May 21, 2010
Clearing the air about greenhouse gases will be the focus of a public meeting on Thursday, the Chester County commissioners said in a news release. The meeting will include a presentation from the Chester County Greenhouse Gas Reduction Task Force. The 64-member group was formed in December 2007 to address climate change and recommend ways the county, municipalities, the private sector and individuals can continue to reduce greenhouse emissions, the release said. The meeting will be held in Courtroom One of the historic Courthouse, Market and High streets, West Chester, beginning at 6:30 p.m. Kathleen Brady Shea
July 26, 2011
Monday's "GreenSpace" column gave incorrect equivalents in English measure for a new report about eating and climate change. The report ranked foods according to greenhouse-gas emissions per kilogram of food - which is equal to 2.2 pounds. The Inquirer wants its news report to be fair and correct in every respect, and regrets when it is not. If you have a question or comment about news coverage, contact assistant managing editor David Sullivan (215-854-2357) at The Inquirer, Box 8263, Philadelphia 19101, or e-mail firstname.lastname@example.org .
October 25, 2011
The Pennsylvania Department of Environmental Protection on Tuesday announced $4.4 million in grants to develop infrastructure for natural gas and electric vehicles. The grants, funded by the state's annual utilities gross receipts tax, will encourage the use of alternatives fuels for fleets and transit systems. Waste Management Inc. will receive $400,000 to help pay for a compressed natural gas fueling station in Bristol borough that DEP says will reduce greenhouse gas emissions by 2,238 tons per year.
September 18, 2015 |
More than 100 faith leaders have launched a campaign, timed to Pope Francis' visit to Philadelphia next week, urging Gov. Wolf to ban natural gas development. The clergy, joined by a coalition of anti-drilling groups called Pennsylvanians Against Fracking, say their call to Wolf was inspired by the pope's recent encyclical urging Catholics to take action against climate change. "Gov. Wolf, you have the opportunity and the obligation to act," the clergy said in a letter. "Shale gas development is not only putting us in an increasingly precarious position, it is also keeping us from making the necessary and urgent transition to clean, renewable energy.
June 9, 2005
Challenged by British Prime Minister Tony Blair to help slow global warming, President Bush responded Tuesday that "my administration isn't waiting around to deal with the issue; we're acting. " He's not acting fast enough for scientists, states and industry. They want more than the weak voluntary measures and calls for more research that Bush has reluctantly offered up for four years. The scientific academies of 11 countries, including the United States, released a joint letter Tuesday calling on all nations to reduce greenhouse-gas emissions, which contribute to global warming.
October 2, 2015 |
Despite a call from coal producers to go slowly, Pennsylvania environmental regulators are steaming full speed ahead to comply with the Environmental Protection Agency's Clean Power Plan to reduce greenhouse gas emissions. "We view the Clean Power Plan as presenting some major opportunities for Pennsylvania," John Quigley, secretary of the state Department of Environmental Protection, said Wednesday at a "listening session" the DEP held in Philadelphia to gather public comment on its emissions-reduction strategy.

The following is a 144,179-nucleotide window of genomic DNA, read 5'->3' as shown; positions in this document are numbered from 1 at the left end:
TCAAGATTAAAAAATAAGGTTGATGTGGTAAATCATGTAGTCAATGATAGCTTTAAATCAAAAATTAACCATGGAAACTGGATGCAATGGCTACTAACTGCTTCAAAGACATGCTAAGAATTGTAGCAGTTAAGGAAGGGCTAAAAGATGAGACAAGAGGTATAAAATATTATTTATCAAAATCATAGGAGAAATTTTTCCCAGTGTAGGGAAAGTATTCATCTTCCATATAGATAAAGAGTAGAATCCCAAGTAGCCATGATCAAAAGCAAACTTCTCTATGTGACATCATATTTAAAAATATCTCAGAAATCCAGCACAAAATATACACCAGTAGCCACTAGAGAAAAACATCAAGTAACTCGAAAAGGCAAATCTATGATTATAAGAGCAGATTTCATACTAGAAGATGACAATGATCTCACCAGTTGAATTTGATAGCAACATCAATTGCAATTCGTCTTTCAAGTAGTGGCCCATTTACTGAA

November 26, 2001
The latest round of negotiations over international climate change policies has concluded, and once again, the United States is taking heat for holding back its support .. . .Though advocates of greenhouse gas reduction treaties will continue to flagellate the United States for its refusal to participate, and portray us as an arrogant and irresponsible force of global destruction, the Bush administration's decision is the right one.. . . The United States [has] only a certain amount of resources to invest in protecting us from all the risks we face.
June 14, 2001 |
More than 50 U.S. companies are not waiting for White House action on global warming. They are following Europe's lead, and are cutting emissions, an issue that President Bush will hear a lot about when he meets with European leaders today. A growing number of American companies - including DuPont Co., of Wilmington, Del.; General Motors Corp., International Business Machines Corp. and Eastman Kodak Co. - are pledging to cut or limit their emissions of greenhouse gases, which most scientists say cause global warming.
March 20, 2006
THE MOST immediate danger to our global environment is our weakened perception of threat. Many people like to simply deny that a problem exists. These people hate to think about the future. Why should they? Kurt Vonnegut calls these people "PP's (psychopathic personalities) a medical term for smart, personable people who have no consciences. " Our senator from Pennsylvania, Rick Santorum, is such a person. In 2005, he voted against requiring power plants to cut their greenhouse gas emissions and electric utilities to generate 10 percent of electricity from renewable sources.
June 16, 2005
RE SENS. McCain and Lieberman promoting nuclear power in the global-warming amendment they plan to add to the Senate energy plan: Although the reduction of greenhouse gas emissions is an important goal, giving more than $5 billion in government subsidies to nuclear power is not the best way to solve this problem. Nuclear technology is expensive, and nuclear waste remains lethal for generations. Re-introducing this long-abandoned option will not be the most efficient way to combat global warming.